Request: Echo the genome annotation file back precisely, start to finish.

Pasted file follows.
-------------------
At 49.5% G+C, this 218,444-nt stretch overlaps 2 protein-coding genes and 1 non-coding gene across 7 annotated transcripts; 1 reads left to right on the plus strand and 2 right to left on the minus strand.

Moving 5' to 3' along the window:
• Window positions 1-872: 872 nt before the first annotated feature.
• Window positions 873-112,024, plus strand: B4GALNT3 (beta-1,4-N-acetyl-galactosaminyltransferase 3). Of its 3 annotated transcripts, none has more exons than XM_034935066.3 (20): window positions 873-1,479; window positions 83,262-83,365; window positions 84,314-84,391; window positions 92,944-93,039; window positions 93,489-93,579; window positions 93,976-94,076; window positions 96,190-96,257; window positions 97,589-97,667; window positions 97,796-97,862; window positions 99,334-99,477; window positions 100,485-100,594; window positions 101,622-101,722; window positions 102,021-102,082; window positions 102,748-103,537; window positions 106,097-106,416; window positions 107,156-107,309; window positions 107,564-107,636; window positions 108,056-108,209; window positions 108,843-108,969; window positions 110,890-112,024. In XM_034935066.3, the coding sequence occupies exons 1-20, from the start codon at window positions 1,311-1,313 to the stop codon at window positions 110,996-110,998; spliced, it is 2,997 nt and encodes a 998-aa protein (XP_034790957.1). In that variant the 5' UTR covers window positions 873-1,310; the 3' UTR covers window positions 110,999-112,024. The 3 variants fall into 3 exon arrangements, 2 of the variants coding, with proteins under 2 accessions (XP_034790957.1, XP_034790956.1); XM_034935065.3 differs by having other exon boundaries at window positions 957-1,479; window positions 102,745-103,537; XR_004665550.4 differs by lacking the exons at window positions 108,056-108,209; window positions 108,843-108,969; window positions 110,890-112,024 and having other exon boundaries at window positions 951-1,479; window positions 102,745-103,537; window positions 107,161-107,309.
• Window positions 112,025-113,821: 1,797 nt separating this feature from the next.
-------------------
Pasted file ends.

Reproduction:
At 49.5% G+C, this 218,444-nt stretch overlaps 2 protein-coding genes and 1 non-coding gene across 7 annotated transcripts; 1 reads left to right on the plus strand and 2 right to left on the minus strand.

Moving 5' to 3' along the window:
• Window positions 1-872: 872 nt before the first annotated feature.
• Window positions 873-112,024, plus strand: B4GALNT3 (beta-1,4-N-acetyl-galactosaminyltransferase 3). Of its 3 annotated transcripts, none has more exons than XM_034935066.3 (20): window positions 873-1,479; window positions 83,262-83,365; window positions 84,314-84,391; window positions 92,944-93,039; window positions 93,489-93,579; window positions 93,976-94,076; window positions 96,190-96,257; window positions 97,589-97,667; window positions 97,796-97,862; window positions 99,334-99,477; window positions 100,485-100,594; window positions 101,622-101,722; window positions 102,021-102,082; window positions 102,748-103,537; window positions 106,097-106,416; window positions 107,156-107,309; window positions 107,564-107,636; window positions 108,056-108,209; window positions 108,843-108,969; window positions 110,890-112,024. In XM_034935066.3, the coding sequence occupies exons 1-20, from the start codon at window positions 1,311-1,313 to the stop codon at window positions 110,996-110,998; spliced, it is 2,997 nt and encodes a 998-aa protein (XP_034790957.1). In that variant the 5' UTR covers window positions 873-1,310; the 3' UTR covers window positions 110,999-112,024. The 3 variants fall into 3 exon arrangements, 2 of the variants coding, with proteins under 2 accessions (XP_034790957.1, XP_034790956.1); XM_034935065.3 differs by having other exon boundaries at window positions 957-1,479; window positions 102,745-103,537; XR_004665550.4 differs by lacking the exons at window positions 108,056-108,209; window positions 108,843-108,969; window positions 110,890-112,024 and having other exon boundaries at window positions 951-1,479; window positions 102,745-103,537; window positions 107,161-107,309.
• Window positions 112,025-113,821: 1,797 nt separating this feature from the next.